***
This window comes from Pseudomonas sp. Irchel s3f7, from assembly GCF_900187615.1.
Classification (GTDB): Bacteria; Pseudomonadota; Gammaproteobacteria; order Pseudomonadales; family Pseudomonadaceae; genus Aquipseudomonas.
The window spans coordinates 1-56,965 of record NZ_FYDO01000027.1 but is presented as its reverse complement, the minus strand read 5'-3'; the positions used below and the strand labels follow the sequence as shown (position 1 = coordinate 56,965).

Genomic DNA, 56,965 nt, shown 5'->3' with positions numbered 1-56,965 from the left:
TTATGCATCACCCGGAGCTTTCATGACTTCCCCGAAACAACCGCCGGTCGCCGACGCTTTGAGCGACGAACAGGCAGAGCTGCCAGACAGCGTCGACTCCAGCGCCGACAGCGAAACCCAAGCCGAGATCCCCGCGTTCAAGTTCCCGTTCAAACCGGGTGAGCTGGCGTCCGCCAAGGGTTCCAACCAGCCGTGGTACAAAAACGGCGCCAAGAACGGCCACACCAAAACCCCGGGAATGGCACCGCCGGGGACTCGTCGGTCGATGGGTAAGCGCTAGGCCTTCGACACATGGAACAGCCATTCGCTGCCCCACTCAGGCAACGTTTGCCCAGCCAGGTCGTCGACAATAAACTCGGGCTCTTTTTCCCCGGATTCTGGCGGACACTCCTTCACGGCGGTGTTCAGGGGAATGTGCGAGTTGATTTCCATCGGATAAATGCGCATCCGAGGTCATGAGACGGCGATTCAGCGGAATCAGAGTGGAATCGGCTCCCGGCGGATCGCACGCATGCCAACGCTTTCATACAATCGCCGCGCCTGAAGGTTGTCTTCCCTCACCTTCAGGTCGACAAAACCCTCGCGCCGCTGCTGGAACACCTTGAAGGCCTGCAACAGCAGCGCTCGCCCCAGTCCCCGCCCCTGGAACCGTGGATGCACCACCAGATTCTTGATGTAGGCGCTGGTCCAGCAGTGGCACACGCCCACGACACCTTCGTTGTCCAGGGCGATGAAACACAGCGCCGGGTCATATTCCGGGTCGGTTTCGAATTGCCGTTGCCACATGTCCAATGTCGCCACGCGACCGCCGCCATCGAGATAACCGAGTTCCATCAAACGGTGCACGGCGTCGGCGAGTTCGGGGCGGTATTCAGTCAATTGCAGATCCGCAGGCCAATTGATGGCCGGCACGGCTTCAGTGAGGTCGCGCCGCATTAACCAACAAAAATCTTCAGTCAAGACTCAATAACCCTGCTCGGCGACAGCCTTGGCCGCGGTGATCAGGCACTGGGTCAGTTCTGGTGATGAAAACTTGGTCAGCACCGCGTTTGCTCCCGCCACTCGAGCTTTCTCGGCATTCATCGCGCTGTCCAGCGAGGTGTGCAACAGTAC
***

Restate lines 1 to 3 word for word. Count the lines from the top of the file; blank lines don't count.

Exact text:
This window comes from Pseudomonas sp. Irchel s3f7, from assembly GCF_900187615.1.
Classification (GTDB): Bacteria; Pseudomonadota; Gammaproteobacteria; order Pseudomonadales; family Pseudomonadaceae; genus Aquipseudomonas.
The window spans coordinates 1-56,965 of record NZ_FYDO01000027.1 but is presented as its reverse complement, the minus strand read 5'-3'; the positions used below and the strand labels follow the sequence as shown (position 1 = coordinate 56,965).